Now that we have our auto-complete handler in place we should be able to put the validate path in our URL and see results in json array form that result. Let’s say for example we have “Apple”,”Red” in our fruit_table. We can now put the following on the browser (/myModuleName/autocomplete/fruit/_/Ap) and it could locate that row and add it to the array. Note we use ‘_’ to temporarily hold the argument since I got problems when skipping the argument all together. We could also try to use our color argument and try (/myModuleName/autocomplete/fruit/Red/Ap) which will find the same one. (/myModuleName/autocomplete/fruit/Green/Ap) will not find it because the color argument does not match apple.
Now the last important step in linking this all together is we need to let the text field in our form know to use this same auto-complete path. This is actually pretty simple. When the form first renders, we need to define the text field with the auto-complete path as follows:
Note this will be the default auto-complete path for when no color filter has been applied. If you save the form (along with your other form hook definitions from the form API) you can now test typing fruit names in the form and it should complete the fruit names for you. Now we need to create the color filter option.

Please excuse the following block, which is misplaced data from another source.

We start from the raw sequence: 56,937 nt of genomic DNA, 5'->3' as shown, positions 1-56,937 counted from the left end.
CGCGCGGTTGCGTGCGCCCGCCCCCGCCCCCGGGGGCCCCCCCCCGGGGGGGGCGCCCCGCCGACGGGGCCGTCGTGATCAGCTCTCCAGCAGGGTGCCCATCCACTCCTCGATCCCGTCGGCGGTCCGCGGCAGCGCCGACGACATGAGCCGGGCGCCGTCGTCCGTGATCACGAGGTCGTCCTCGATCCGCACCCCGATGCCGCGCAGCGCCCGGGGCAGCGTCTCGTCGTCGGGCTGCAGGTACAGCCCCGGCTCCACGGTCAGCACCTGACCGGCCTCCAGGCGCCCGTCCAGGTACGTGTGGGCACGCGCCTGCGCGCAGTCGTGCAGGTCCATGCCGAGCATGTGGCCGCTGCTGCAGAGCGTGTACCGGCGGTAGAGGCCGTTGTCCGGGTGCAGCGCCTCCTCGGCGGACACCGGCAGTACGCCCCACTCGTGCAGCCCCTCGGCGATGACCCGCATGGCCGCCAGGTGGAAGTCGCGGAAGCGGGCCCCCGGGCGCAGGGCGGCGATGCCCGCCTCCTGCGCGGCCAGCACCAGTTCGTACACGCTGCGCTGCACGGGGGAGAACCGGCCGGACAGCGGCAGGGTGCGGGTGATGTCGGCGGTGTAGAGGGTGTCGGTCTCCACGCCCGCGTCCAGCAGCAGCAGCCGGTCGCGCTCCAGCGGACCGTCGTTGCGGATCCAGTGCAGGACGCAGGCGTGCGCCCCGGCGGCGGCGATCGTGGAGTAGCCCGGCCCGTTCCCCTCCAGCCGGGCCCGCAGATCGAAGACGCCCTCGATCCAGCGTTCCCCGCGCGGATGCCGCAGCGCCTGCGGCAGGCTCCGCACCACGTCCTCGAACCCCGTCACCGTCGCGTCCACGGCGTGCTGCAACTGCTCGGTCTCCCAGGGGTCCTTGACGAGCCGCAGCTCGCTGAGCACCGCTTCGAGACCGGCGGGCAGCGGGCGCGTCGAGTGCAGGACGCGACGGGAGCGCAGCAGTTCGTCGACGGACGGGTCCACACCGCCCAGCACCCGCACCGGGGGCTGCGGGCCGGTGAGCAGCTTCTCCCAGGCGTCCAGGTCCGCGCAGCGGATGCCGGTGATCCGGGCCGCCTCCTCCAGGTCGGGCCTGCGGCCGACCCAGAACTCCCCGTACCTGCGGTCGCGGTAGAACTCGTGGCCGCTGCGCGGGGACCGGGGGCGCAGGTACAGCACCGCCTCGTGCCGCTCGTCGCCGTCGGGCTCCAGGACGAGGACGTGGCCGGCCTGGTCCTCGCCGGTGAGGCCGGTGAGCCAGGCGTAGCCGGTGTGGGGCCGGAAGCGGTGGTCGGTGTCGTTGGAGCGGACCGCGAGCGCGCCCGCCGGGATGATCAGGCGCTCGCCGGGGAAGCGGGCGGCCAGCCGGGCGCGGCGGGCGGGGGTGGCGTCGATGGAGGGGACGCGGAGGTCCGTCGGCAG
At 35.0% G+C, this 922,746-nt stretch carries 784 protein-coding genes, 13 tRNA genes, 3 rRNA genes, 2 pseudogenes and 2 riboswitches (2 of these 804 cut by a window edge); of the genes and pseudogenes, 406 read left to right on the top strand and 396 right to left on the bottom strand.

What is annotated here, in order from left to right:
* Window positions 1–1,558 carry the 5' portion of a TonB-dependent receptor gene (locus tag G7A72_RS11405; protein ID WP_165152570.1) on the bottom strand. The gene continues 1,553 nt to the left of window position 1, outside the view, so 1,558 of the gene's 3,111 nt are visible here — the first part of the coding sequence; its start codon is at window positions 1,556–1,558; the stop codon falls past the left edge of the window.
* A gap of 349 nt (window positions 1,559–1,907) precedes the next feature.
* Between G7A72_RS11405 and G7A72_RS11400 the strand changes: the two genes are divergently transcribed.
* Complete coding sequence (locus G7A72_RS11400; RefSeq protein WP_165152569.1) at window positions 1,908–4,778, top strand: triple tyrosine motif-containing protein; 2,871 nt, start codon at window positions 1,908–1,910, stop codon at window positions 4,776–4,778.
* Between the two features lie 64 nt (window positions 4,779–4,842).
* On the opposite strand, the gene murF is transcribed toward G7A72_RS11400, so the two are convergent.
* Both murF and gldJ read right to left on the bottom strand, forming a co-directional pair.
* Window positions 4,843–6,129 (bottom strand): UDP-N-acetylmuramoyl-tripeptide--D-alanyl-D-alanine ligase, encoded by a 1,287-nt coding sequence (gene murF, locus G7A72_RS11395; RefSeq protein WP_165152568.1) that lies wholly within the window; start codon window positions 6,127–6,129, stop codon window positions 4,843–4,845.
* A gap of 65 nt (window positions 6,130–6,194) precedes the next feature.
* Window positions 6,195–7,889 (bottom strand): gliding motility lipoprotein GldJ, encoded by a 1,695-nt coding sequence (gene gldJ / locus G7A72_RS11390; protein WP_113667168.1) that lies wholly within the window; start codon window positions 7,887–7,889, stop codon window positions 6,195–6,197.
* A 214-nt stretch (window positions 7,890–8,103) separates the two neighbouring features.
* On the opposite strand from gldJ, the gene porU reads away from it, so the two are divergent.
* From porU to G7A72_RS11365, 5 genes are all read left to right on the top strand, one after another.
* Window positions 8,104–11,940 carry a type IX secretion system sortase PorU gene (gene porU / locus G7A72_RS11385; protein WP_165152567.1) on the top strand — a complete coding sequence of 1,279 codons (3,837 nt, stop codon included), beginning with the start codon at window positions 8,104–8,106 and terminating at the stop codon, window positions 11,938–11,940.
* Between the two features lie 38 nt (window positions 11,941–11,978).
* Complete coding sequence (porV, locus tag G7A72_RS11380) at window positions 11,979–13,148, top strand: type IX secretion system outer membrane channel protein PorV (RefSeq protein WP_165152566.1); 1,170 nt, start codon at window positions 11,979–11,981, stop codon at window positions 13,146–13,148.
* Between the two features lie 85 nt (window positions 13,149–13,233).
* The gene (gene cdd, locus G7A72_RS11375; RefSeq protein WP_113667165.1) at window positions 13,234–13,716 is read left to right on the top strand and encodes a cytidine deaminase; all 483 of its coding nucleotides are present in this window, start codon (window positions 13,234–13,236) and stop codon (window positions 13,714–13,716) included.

To do this, refer to the multi-state documentation of the form API examples. What we will do is set a submit variable that say if filter_applied is false, display the text fields defined above. BUT, if filter_applied is true display the text field as follows:
This basically says once the form renders and we know the filter_applied flag has been set in our multi-state arguments (use a validation function on the apply_color_filter button we defined above to set this flag to true) then we display this text field instead with an auto-complete path that pulls in the fruit_color value from the color dropdown fields. This all assumes that the proper validation is in place to make sure the apply_color_filter button was checked and the dropdown color itself had a color that was selected by the user. Be careful not to make the color dropdown required because you want to give them the option to not use your helpful color filter if they don’t want to.
There are so many possibilities with this method, so I’m not going to go any deeper, but I hope it will save someone a lot of time and searching if you find yourself having to create something like this.
As I said a few times before, I’m sure this can be enhanced and I am open to way to make it more efficient. The string search currently searches any occurence in the fruit_name string. You could change this to a different match pattern to search only the start or end of a string also. You could also increase or decrease the 5 results at a time variable to play with how helpful it is but mind your database load when doing this.